Florida Criminal Appeals Attorney Law

Appellate Law, Criminal Defense and Appeals and Post Conviction Relief in Florida Courts, Federal District Courts and the 11th Circuit

Tag: United States Supreme Court

Maryland v. King, No. 12-207: A Sad Day for the Presumption of Innocence

Ok, so here’s the breakdown of the Supreme Court’s decision in Maryland v. King, No. 12-207.  The Court was split 5-4.  In the majority are Justices Kennedy, Roberts, Thomas, Breyer, and Alito.  The dissenting opinion was authored by (who else?) Scalia.  He was joined by Justices Ginsburg, Sotomayor, and Kagan.  I don’t know about you, but that seems like a rather odd lineup.

Now for the substance of the opinion.  After discussing the technical aspects of the Maryland DNA Collection Act, the evolution of DNA technology in the criminal justice system, and the Federal national DNA database known as CODIS, the Court noted that the cornerstone of Fourth Amendment analysis of governmental intrusions is reasonableness.   See Maryland v. King, No. 12-207, slip op. pg. 8.  After weighing privacy interests v. law enforcement interests, the Court, as you know by now, sided with law enforcement.  Rather than go through the opinion in an objective manner, I’d like to point out some passages that I find rather unsettling.

First, in an effort to describe the critical role DNA plays in the identification of arrestees, the Court made the following observations: (1) arrestees often conceal their true identity; (2) people detained for minor offenses often turn out to be the most devious of and dangerous criminals; (3) only hours after the Oklahoma City bombing, Timothy McVeigh was stopped for driving without a license plate; (4) police stopped serial killer Joel Rifkin for the same reason; (5) one of the terrorists involved in the September 11 hijacking was stopped and ticketed for speeding two days before the hijacking.  See King, slip op., pg. 13.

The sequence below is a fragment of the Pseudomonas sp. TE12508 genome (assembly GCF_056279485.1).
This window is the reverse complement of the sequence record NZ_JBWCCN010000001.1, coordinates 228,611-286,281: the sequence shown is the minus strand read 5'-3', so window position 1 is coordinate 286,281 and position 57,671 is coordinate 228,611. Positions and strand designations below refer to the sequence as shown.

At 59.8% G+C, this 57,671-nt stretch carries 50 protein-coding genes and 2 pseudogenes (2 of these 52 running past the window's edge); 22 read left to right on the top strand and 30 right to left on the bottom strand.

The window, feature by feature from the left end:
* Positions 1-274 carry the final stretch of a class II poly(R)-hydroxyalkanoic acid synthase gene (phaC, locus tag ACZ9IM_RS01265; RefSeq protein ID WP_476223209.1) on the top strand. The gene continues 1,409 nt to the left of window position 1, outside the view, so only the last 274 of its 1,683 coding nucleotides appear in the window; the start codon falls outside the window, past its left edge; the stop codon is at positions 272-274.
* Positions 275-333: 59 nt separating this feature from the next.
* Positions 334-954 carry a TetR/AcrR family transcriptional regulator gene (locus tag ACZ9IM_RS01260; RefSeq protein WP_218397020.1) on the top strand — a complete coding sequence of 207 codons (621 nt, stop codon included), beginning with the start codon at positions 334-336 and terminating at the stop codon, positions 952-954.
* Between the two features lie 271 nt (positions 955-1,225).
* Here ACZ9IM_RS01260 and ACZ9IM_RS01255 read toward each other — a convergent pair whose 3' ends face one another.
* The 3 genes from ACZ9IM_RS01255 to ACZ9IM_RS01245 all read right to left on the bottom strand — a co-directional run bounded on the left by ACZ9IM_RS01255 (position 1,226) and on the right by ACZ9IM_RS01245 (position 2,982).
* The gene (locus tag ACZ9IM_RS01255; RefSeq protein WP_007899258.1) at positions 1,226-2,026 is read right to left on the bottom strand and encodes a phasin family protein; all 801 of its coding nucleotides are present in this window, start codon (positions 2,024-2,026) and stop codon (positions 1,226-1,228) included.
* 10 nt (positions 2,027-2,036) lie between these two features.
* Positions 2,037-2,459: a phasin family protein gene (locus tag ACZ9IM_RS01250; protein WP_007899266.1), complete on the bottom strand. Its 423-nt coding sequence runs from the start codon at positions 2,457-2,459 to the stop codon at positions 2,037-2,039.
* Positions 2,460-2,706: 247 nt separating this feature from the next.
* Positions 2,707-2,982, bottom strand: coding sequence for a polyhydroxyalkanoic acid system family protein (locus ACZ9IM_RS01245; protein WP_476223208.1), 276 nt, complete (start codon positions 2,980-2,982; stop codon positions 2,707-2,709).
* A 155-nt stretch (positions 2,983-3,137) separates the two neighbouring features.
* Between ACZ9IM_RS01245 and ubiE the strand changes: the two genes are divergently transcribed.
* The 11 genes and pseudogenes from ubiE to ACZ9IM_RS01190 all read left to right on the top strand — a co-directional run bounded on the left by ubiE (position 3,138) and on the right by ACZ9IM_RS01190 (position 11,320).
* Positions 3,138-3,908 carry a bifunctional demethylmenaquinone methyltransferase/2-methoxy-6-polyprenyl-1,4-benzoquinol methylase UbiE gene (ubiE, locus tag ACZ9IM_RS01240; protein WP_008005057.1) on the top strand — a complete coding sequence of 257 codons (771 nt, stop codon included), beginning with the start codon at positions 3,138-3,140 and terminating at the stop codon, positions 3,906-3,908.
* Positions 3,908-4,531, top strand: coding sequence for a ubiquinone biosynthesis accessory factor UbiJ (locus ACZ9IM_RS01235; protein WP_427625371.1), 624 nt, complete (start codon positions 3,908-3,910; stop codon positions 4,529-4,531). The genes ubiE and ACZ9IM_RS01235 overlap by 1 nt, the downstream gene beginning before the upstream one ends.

In another disturbing passage, the Court discussed how an arrestee’s past conduct is essential to an assessment of the danger he poses to the public, and that such information will be used by courts to determine whether to release arrestees on bail.  See King, slip. op, pg. 15.  Specifically, the Court notes that knowing that the defendant is wanted for a violent offense based on DNA identification is especially probative of the court’s consideration of the danger the defendant poses to the community.  See King, slip op., pg.  15.  Interestingly, the Court cited to the Federal Bail Reform Act, 18 U.S.C. 3142, as being similar to the Maryland Act.  See id.   If you’re a Florida criminal defense attorney who appears regularly in Federal court, then you already know that the Bail Reform Act is significantly different from bail in Florida’s state courts.  (While criminal defendants charged in Florida state court enjoy a constitutional right to bail, there is no such right under the Federal Act.)  The Court also noted that even if an arrestee is released on bail, development of the DNA identification which reveals a defendant’s unknown violent past can and should be used to revoke his conditional release.  See id. at pg. 17.